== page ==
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Disclose when unsure of status?


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Hello! For the past few months, I've been dealing with symptoms that I've self-diagnosed as genital herpes. I've since tested positive for HSV-1, but have had an oral lesion in the past, so it's unclear whether or not my symptoms actually are due to genital herpes, stress, or something else. All my other vaginal and STD tests have come back negative, so I feel like it's nothing else it could be.

I've seen many many doctors, and the one who gave me the most thorough treatment (Dr. X), and who seemed to know the most about herpes told me I don't need to tell future partners about my genital herpes concerns bc he feels confident I don't have it. Everyone else has completely dismissed me and given inaccurate info about herpes, so Dr. X is the only medical expert whose opinion has been at all helpful.

My close friends have said I shouldn't tell people I have something that doctors insist I don't have, but I'm worried about guilt and putting someone at risk. I've always used condoms for intercourse and will continue to do so until I'm married, if that ever happens. 

I'm wondering what to do about future disclosure. I'm fine talking about my past oral lesion and telling them I have HSV1 and the associated risks, but I don't know whether or not I should say anything about the genital concerns. The only certain facts I can provide are that I have HSV-1 and have had an oral lesion. I feel like putting uncertainties out there will only create anxiety. I was thinking of taking daily suppressive medication just in case, but I've tried the 10day course of Valtrex and it did nothing for me.

Not sure what to do...any suggestions? Thanks!!

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I think you have accepted that overwhelmingly the odds are you just have an oral HSV-1 infection.

I feel it is best to just set out some questions for you to answer to yourself and see what emerges for you.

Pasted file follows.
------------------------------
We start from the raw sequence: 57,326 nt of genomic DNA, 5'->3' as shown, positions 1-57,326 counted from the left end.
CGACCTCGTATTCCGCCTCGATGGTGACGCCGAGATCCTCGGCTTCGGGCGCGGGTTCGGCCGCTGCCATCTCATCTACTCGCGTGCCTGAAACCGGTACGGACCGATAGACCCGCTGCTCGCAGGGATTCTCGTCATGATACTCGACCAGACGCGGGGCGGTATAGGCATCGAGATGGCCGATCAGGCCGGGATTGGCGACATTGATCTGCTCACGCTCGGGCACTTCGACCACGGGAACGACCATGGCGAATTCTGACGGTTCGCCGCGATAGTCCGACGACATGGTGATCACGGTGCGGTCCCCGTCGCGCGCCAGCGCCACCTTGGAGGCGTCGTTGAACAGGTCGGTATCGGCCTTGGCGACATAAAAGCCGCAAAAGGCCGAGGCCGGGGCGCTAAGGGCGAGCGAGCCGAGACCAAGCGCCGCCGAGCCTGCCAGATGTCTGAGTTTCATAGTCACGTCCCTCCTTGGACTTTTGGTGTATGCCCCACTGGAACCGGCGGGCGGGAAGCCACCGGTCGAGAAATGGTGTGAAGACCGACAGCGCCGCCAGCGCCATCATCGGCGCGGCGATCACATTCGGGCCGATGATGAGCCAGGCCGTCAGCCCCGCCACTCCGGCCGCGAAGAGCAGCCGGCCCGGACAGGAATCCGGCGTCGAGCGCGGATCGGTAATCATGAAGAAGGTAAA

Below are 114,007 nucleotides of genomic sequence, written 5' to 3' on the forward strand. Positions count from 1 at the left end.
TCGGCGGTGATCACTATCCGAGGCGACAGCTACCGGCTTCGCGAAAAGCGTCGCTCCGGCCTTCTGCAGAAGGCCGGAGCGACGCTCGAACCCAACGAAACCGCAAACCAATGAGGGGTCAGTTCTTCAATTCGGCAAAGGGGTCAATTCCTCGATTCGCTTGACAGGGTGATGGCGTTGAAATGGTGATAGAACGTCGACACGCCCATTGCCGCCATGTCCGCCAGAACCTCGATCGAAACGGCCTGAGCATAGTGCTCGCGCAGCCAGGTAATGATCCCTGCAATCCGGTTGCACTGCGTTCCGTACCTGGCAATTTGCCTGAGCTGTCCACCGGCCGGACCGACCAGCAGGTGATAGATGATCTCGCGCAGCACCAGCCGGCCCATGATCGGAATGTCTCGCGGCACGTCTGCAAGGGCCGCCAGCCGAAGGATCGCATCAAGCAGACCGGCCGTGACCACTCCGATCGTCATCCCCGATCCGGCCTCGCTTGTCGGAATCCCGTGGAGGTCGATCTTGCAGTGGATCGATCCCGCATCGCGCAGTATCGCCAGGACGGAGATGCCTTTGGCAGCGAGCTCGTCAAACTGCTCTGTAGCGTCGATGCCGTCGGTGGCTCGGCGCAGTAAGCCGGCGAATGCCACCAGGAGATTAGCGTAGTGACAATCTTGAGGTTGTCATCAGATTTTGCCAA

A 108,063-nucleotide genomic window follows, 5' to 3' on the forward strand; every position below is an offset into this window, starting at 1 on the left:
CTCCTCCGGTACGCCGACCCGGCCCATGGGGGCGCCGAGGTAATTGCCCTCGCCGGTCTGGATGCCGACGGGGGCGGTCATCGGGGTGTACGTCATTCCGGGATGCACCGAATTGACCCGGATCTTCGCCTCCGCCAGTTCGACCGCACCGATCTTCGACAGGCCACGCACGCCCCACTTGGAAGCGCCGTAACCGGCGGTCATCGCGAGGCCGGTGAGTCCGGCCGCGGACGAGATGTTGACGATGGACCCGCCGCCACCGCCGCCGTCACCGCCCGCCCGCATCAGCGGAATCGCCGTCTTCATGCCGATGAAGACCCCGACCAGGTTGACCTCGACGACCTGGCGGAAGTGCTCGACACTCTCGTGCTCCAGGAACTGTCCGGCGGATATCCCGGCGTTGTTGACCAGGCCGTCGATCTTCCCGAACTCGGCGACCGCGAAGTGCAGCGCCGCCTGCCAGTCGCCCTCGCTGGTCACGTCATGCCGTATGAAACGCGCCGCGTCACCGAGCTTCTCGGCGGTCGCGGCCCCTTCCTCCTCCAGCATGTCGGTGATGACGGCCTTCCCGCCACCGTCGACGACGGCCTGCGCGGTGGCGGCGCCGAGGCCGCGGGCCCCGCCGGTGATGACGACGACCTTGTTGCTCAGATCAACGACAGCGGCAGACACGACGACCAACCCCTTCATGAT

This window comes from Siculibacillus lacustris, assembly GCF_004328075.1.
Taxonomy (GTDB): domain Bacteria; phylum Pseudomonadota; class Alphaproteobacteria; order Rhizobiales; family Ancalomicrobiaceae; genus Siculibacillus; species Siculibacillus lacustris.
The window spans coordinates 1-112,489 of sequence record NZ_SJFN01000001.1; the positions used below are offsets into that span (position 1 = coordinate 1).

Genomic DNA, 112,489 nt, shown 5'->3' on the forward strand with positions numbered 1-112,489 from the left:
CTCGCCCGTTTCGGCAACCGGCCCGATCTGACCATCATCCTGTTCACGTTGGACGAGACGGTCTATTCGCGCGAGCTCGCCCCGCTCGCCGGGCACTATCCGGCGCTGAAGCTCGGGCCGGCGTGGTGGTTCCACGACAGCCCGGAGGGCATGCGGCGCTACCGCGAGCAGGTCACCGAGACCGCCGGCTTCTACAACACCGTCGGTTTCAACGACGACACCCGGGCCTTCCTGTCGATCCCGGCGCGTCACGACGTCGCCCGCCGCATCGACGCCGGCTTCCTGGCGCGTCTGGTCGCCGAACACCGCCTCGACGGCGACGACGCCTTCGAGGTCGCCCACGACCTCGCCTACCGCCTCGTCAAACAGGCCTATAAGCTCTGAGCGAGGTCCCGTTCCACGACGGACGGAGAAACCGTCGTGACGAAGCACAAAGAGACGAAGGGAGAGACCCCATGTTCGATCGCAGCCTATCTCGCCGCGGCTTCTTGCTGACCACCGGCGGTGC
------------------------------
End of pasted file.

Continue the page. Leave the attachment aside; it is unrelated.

1. Did you disclose HSV-1 before you found out? If not, why not? You always knew having cold sores was a possibility yet, like 95% or more of the world's population, you never tested to find out to inform partners. What is different now? Why inform now?

2. Would dislcosing oral HSV-1 be sufficient? If you kiss and give oral sex, then the chances of transmission are higher than if you had genital HSV-1. Hence to say you have oral HSV-1 that may transfer to mouth or genitals is disclosing the risk to its fullest extent that would not be exceeded by a genital HSV-1 infection.

3. If you choose to disclose HSV-1, why would you not disclose your EBV, CMV and HPV status. Each of these viruses causes more issues (when they do, which is as rare as serious complications with HSV-1) than HSV-1.

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Thanks, I really appreciate the input. I never mentioned my past cold sore or family history of cold sores because I didn't realize it could be passed to the genitals before I started reading about genital herpes. I am fine with talking about the cold sore and explaining the risks, just not fine telling someone I have an undiagnosed condition. I feel like most people (myself included) would want a yes or no explanation. Saying "maybe I have it but the long list of specialists I've seen have told me not to worry about it" just sounds like anxiety, and not useful information that someone can understand/research/make a decision with. If I were placed in that situation, I would view it as anxiety, and have protected sex just to be careful. 

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